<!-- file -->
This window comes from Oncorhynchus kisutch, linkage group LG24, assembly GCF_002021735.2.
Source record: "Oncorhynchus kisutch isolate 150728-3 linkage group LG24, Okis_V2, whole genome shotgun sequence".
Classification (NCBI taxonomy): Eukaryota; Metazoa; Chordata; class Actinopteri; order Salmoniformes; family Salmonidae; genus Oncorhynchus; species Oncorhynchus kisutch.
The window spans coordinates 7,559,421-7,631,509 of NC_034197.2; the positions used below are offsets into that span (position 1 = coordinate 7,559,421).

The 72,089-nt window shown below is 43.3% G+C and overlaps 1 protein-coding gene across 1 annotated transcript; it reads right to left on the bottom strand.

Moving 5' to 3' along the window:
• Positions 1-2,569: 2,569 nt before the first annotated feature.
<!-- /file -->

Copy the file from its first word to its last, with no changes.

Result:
This window comes from Oncorhynchus kisutch, linkage group LG24, assembly GCF_002021735.2.
Source record: "Oncorhynchus kisutch isolate 150728-3 linkage group LG24, Okis_V2, whole genome shotgun sequence".
Classification (NCBI taxonomy): Eukaryota; Metazoa; Chordata; class Actinopteri; order Salmoniformes; family Salmonidae; genus Oncorhynchus; species Oncorhynchus kisutch.
The window spans coordinates 7,559,421-7,631,509 of NC_034197.2; the positions used below are offsets into that span (position 1 = coordinate 7,559,421).

The 72,089-nt window shown below is 43.3% G+C and overlaps 1 protein-coding gene across 1 annotated transcript; it reads right to left on the bottom strand.

Moving 5' to 3' along the window:
• Positions 1-2,569: 2,569 nt before the first annotated feature.